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How the Manufacturing Industry Will Adapt to COVID-19

While the COVID-19 pandemic isn’t quite behind us, restrictions in several states are beginning to relax and many companies are grappling with how to return to work responsibly. For essential businesses like the manufacturing industry, planning for the future has less to do with bringing workers back to the office and more to do with preventing disruptions from any potential future crisis.

The economic impact of the coronavirus will likely hit the hospitality, restaurant, and leisure industries the hardest, but manufacturing is far from immune to its effects. Due to supply chain disruptions and concerns about worker safety, companies are scrambling to figure out the best way to move forward so that production can return to normal without leaving themselves vulnerable to another potential wave of infections.

CNC Machining Will Shoot Through the Roof
CNC machining has been the preferred method of precision manufacturers for decades. It offers the highest threshold for accuracy, reduces waste, and improves production speed enormously. However, in the age of social distancing, perhaps the most appealing advantage CNC machines provide is the reduction in human labor. While some human presence is essential in every manufacturing setting, reducing the number of essential personnel is the best way to minimize the chance of infection among the remaining staff. While industries like aerospace, pharmaceutical, and automotive already require CNC machinery to meet their rigorous standards, it’s likely that we’ll see more industries with less stringent requirements adopting the high-performance tools to reduce their physical workforce.

Some Manufacturing Will Move Back to the US
During the peak of the coronavirus pandemic, supply chain disruptions impacted nearly every industry. From severe shortages in grocery stores of essential goods like toilet paper, to limited supplies of medical equipment, and everything in between, the COVID-19 pandemic painfully illustrated a critical flaw in the US’s dependence on foreign manufacturers. Now it’s clear that one of the critical advantages to overseas production is actually a detrimental weakness. The inexpensive labor force that lured American manufacturers poses a severe threat for future production. Returning some companies to the U.S. certainly has its own upfront cost, but it will likely to be viewed as an acceptable investment to ensure a less fragile supply chain in the future and to reduce the reliance on human labor.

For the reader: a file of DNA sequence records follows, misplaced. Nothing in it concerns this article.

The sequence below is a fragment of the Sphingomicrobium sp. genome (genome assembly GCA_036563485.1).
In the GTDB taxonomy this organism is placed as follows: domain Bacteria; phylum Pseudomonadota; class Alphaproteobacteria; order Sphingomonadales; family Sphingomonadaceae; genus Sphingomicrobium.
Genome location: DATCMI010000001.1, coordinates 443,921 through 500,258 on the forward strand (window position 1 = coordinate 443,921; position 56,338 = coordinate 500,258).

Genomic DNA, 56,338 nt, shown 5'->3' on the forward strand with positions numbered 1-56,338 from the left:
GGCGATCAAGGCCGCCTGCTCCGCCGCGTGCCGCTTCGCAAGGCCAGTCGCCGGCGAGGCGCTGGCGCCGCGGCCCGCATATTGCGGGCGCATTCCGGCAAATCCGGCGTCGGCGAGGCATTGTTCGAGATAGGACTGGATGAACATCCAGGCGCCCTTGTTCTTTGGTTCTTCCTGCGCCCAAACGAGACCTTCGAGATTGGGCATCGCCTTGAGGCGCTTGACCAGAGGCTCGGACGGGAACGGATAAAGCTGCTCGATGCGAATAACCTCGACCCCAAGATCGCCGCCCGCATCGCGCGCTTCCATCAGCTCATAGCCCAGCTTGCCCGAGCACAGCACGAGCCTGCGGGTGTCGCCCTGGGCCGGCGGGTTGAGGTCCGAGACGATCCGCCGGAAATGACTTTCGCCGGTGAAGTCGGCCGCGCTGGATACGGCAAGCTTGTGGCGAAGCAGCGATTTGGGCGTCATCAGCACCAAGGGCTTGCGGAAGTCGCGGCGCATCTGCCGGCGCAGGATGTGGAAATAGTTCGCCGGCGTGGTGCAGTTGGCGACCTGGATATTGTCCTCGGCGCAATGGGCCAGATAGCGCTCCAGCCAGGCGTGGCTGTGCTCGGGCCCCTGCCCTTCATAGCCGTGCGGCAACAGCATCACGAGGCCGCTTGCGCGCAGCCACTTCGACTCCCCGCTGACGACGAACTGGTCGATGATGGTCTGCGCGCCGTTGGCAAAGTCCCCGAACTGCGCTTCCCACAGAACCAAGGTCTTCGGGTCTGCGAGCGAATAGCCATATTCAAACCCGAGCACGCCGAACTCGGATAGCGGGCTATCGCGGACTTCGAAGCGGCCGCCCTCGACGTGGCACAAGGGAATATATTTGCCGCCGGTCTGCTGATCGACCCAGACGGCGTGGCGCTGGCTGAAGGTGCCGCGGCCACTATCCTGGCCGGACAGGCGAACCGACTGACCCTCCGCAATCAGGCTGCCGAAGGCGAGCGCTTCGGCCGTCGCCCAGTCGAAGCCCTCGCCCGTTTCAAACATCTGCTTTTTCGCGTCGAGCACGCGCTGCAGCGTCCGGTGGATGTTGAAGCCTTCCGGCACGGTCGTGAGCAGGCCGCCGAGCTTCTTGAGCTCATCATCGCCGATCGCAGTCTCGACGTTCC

Independent Repair Companies Will Offset Labor Concerns
Going forward, manufacturers will have a very high incentive to retain as much flexibility in their labor costs as possible. With some studies estimating that labor represents more than half of all overhead expenses and with so many employees being sent home, the value of having a trusted, third-party repair company has never been higher. For manufactures, utilizing independent spindle repair companies can help fill necessary labor gaps as businesses try to scale down operations.

To learn how you can strengthen your position in such an unpredictable market, contact the professionals at GTI Spindle Technology today.

About GTI Spindle Technology
At GTI Spindle Technology, we specialize in high-quality spindle diagnosis and repair. Getting your business back into full operation and minimizing downtime is our mission. We offer in-house, on-site, and emergency assistance for machine tool spindle failure analysis, spindle repair, and complete spindle testing. With an extensive range and expertise in a diverse group of industries, our customers know that they are getting the highest quality of spindle repair and customer service. Click here to find out more.